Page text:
Lighten up a traditional fireplace with an easy-to-apply wash of inexpensive paint.
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Thoroughly wash the brick and grout using trisodium phosphate and a scrub brush. Take special care to remove any soot from around the fireplace opening. Rinse thoroughly with clean water and let dry completely.
Large deposits of soot on the face brick may be a sign you’ll need fireplace doors to protect painted bricks from excess heat and smoke.
If the brick has already been painted, check for chipping, flaking or blistering paint. Repair and prime any damaged areas.
Paint on homes built before 1978 may contain lead. Check with your local health department or the Environmental Protection Agency if you have questions or concerns.
Carefully mask off the walls or cabinets around the brick with painter’s tape. Tape down kraft paper or pieces of cardboard as needed to protect the mantel and supports. Tape around and over the firebox or fireplace insert and add drop cloths to protect the flooring.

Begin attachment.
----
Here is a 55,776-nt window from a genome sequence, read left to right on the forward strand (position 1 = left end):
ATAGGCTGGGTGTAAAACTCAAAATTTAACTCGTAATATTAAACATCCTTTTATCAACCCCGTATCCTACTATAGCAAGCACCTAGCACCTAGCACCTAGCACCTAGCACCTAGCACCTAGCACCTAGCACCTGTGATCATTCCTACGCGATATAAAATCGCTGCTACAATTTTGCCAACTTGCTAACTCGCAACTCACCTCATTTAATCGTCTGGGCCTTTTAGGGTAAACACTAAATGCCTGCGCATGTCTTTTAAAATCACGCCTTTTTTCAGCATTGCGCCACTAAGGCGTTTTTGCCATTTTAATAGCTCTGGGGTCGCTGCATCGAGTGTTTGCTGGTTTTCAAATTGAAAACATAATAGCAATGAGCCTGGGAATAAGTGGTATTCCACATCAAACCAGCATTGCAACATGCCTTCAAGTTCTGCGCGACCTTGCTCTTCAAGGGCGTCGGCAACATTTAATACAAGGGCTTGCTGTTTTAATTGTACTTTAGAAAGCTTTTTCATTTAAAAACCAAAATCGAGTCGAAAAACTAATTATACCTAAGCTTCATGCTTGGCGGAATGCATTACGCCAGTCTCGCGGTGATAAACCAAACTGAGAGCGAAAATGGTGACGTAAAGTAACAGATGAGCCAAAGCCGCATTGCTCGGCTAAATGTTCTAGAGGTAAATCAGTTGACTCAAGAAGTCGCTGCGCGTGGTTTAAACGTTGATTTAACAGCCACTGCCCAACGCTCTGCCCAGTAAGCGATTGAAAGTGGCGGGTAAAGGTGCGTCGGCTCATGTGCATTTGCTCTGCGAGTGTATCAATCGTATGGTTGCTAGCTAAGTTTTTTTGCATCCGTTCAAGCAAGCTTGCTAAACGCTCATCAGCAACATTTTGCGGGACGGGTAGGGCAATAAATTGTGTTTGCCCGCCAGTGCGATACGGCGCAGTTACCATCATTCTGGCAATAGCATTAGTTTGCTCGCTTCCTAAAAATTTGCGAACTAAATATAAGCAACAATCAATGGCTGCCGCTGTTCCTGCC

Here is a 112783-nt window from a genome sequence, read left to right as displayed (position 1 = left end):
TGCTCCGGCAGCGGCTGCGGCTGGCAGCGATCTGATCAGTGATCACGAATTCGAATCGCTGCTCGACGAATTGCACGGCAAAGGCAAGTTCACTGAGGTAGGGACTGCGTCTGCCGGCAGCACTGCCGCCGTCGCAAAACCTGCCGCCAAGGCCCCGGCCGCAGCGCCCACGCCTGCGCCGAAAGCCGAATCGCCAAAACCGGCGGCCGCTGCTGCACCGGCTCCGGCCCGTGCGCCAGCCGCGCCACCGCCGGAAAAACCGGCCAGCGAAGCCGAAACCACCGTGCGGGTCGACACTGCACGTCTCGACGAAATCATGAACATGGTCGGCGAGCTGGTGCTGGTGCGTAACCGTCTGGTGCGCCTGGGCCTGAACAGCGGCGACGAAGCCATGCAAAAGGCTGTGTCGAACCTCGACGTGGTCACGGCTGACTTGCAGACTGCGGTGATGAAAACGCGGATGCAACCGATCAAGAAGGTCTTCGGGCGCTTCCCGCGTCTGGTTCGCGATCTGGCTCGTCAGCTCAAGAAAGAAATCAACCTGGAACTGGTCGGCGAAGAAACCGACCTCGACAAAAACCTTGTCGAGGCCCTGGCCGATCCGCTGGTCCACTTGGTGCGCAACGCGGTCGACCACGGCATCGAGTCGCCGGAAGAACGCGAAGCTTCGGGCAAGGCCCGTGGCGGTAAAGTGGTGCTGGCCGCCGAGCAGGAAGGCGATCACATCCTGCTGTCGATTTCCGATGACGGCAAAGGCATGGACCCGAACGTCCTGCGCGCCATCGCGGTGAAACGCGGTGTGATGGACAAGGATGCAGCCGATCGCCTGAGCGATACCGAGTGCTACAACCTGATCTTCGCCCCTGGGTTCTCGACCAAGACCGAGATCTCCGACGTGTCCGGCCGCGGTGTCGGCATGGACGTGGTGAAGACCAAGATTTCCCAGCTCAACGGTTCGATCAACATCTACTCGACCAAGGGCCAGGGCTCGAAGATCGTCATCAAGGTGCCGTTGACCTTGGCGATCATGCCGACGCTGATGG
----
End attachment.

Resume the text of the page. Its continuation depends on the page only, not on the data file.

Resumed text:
Although you can paint the inside of a masonry fireplace using high-temperature paint, there’s no guarantee the finish will withstand contact with open flames from a fire. These bricks are better left unfinished.
Pour equal parts white latex paint and water in a container and mix them to an even consistency.
For less whitening, increase the amount of water in your mixture. You can always darken the bricks later by increasing the amount of paint.
Fill a spray bottle with water and lightly mist the brick area to be whitewashed without leaving drips. While the bricks are moist, lightly load a wadded cotton cloth with thinned paint and wipe it on the moistened surface.
If the mortar is deeply recessed from the brick, load a sash brush with a small amount of thinned paint and use a dry-brushing technique to reach both the mortar and the edges and ends of the bricks.
Repeat the previous two steps for the next section of brick, alternately misting and wiping on thinned paint.
For subtle color, wipe a slightly different shade of thinned white paint on some of the individual bricks.
After whitewashing all of the bricks that can be painted with a rag, use a dry brush to fill in hard-to reach places. If a spot has too much color, mist it thoroughly and blot up the moisture along with some of the paint. Let the whitewash dry overnight before using the fireplace.